“Be fruitful and multiply” is like the repeated phrase in a song, “We are young,” in the story of the beginnings.
Genesis 1:28 and 9:1 both commissions Adam and Noah, respectively, to be fruitful.
Fruitful and Productivity
Being fruitful is essentially different from the modern productivity. The biblical picture of being fruitful is agricultural, pastoral, and premodern whereas the contemporary picture of being productive is informational, professional, and postmodern.
Being fruitful invites you to a hard work of farmers or husbandry.
Too often industrialized productivity receives more premium than it should when it comes to the felt joy of those who work.
Work has become a way to finance or pay for the real work – something people do to get the meaning and purpose for their existence.
The loss of joy in one’s work inevitably leads to entertainment or retirement to find joy in the excellence or comfort in the abundance afforded by the discretionary income that is produced by “productivity.”
Note how productive people can feel that they wasted their lives regardless of how much money they make. Productivity does not lead to fruitfulness because sin corrupts even the best and the most efficient work force or civilization.
1. Being fruitful begins with humility – knowing that you are created or creatures that are bound by time and space.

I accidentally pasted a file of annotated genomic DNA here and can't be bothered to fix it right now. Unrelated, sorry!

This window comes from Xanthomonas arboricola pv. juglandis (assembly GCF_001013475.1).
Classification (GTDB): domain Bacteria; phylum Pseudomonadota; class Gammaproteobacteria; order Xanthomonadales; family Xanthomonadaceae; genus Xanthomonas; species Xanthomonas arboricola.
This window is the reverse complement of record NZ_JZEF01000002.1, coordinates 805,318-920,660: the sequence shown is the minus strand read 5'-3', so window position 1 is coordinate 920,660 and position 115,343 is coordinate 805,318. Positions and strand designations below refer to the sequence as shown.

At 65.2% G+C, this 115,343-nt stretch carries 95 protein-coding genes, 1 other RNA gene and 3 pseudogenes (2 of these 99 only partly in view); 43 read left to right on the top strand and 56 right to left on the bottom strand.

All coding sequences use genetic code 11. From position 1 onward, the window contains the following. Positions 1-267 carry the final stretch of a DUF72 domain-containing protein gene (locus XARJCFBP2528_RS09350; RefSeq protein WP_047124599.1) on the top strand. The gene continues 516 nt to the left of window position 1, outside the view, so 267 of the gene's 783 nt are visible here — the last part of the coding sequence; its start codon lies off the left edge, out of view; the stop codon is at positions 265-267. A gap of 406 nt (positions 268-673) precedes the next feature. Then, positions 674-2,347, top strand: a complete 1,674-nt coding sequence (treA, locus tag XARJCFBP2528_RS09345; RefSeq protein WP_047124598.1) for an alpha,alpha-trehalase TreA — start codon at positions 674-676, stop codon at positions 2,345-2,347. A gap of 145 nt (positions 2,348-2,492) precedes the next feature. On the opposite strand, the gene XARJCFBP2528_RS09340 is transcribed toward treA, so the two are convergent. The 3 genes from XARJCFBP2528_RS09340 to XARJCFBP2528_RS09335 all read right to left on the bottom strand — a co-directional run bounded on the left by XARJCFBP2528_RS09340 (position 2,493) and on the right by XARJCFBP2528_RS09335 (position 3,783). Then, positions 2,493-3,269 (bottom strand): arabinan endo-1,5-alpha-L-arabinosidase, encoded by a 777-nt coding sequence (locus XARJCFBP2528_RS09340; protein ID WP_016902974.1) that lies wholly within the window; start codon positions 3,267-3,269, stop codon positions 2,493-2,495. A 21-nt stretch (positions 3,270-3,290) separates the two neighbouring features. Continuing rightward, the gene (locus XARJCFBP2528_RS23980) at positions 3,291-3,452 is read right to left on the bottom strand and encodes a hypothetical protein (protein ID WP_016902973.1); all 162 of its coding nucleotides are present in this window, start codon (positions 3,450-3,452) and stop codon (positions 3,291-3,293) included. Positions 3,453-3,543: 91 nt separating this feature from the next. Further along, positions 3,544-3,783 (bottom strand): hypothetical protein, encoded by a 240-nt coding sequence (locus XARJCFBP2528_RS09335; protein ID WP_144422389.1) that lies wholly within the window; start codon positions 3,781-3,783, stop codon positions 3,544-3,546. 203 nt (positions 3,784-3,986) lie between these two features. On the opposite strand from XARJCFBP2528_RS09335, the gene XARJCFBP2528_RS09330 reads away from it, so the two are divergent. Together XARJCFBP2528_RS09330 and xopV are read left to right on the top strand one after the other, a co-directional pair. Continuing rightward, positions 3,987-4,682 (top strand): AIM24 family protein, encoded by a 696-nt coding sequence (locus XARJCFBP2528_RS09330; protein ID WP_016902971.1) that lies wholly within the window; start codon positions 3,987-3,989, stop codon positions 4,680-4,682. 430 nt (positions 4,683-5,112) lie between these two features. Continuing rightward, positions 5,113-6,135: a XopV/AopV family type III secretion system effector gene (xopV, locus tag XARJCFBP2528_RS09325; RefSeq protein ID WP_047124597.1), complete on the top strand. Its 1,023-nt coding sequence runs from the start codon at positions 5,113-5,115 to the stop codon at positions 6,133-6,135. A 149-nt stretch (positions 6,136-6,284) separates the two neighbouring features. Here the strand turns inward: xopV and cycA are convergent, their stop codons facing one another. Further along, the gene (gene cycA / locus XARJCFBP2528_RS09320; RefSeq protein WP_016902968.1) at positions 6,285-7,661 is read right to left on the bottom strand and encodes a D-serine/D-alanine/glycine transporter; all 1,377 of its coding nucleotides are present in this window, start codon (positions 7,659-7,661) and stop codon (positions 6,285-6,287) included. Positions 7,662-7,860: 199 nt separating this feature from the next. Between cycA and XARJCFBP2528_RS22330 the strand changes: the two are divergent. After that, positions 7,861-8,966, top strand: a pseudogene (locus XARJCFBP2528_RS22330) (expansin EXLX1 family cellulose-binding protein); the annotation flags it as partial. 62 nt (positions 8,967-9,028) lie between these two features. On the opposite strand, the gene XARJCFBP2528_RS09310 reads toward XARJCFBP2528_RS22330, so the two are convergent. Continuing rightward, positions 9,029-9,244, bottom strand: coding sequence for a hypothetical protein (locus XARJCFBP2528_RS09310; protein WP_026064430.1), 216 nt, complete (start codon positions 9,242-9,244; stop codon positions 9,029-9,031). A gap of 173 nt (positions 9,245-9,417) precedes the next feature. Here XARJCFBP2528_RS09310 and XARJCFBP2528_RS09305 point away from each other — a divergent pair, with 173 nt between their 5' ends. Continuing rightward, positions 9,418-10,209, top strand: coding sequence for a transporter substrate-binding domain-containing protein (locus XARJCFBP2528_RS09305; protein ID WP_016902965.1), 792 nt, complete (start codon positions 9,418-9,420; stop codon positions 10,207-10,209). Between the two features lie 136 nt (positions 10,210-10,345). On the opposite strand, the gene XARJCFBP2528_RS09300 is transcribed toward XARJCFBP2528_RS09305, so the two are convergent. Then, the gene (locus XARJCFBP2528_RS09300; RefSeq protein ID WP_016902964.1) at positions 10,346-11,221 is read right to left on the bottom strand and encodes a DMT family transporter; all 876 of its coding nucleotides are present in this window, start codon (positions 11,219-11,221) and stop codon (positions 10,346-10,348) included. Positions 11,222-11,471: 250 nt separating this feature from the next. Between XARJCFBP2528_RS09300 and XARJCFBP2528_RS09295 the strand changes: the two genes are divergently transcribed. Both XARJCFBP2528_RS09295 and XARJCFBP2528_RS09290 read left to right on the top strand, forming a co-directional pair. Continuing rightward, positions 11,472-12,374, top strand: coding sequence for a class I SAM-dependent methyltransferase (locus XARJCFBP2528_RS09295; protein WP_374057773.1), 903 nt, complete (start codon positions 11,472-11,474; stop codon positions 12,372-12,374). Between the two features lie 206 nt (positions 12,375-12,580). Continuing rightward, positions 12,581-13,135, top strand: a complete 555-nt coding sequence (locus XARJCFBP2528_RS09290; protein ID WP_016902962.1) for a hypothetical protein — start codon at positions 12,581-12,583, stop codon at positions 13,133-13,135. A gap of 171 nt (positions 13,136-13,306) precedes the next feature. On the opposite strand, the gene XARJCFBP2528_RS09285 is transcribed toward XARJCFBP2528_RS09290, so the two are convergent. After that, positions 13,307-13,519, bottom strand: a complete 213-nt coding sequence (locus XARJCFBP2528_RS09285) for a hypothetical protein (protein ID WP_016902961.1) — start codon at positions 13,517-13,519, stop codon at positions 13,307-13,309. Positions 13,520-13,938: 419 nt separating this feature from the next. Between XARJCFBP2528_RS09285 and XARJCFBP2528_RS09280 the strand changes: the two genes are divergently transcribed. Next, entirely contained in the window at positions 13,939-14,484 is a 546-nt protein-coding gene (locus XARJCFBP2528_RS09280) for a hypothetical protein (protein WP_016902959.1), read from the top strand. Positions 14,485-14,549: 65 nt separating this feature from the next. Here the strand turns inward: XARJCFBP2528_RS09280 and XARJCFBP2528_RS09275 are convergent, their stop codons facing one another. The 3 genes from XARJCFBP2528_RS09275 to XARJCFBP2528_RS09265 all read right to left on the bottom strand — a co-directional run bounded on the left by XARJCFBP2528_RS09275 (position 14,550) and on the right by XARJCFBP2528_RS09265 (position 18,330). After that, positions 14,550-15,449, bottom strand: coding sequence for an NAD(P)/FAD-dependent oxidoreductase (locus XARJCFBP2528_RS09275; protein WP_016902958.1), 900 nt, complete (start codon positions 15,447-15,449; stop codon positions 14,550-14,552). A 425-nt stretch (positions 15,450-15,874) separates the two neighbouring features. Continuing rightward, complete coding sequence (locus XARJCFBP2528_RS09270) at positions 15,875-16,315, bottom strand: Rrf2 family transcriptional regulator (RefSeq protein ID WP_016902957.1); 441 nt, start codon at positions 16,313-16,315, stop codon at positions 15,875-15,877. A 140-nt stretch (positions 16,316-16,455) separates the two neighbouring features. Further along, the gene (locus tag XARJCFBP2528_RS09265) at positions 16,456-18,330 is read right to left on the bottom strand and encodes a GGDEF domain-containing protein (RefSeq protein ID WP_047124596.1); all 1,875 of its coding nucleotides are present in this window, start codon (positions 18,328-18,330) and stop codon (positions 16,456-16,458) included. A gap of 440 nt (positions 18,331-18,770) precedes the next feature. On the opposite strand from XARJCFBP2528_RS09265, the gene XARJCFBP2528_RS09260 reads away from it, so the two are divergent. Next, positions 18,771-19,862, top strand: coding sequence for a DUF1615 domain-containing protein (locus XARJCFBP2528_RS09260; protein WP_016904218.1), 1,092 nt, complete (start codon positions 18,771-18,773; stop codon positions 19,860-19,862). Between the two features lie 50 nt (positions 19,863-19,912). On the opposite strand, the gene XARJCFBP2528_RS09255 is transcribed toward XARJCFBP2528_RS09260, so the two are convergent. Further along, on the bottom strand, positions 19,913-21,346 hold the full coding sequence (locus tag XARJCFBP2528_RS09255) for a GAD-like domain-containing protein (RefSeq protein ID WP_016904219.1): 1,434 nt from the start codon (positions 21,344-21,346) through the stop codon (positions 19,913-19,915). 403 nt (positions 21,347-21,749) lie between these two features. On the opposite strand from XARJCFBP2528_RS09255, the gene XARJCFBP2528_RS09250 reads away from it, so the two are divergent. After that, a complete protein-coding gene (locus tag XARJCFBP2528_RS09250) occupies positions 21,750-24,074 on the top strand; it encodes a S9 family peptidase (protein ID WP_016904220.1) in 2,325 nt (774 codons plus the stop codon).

2. Being fruitful involves pruning – cutting out unnecessary branches of interests and endeavors that disperse your energy and efforts.
3. Being fruitful requires abiding – receiving water, light, and other vital minerals and elements to bear fruit. What are the essential elements you need to be fruitful?
Picture of Fruitfulness
Popular culture’s fascination with youth culture is not really the picture of fruitfulness. In the world of farmers, fishermen, and gardeners, “we are young” means immaturity, instability, and fruitlessness.
Fruitfulness looks like returning to your Maker, Jesus, confessing your sins of branching out on your own, and trading your trust in your power to the trust in God’s power of making all things not only better, but new.
What does your picture of “Being Fruitful” look like?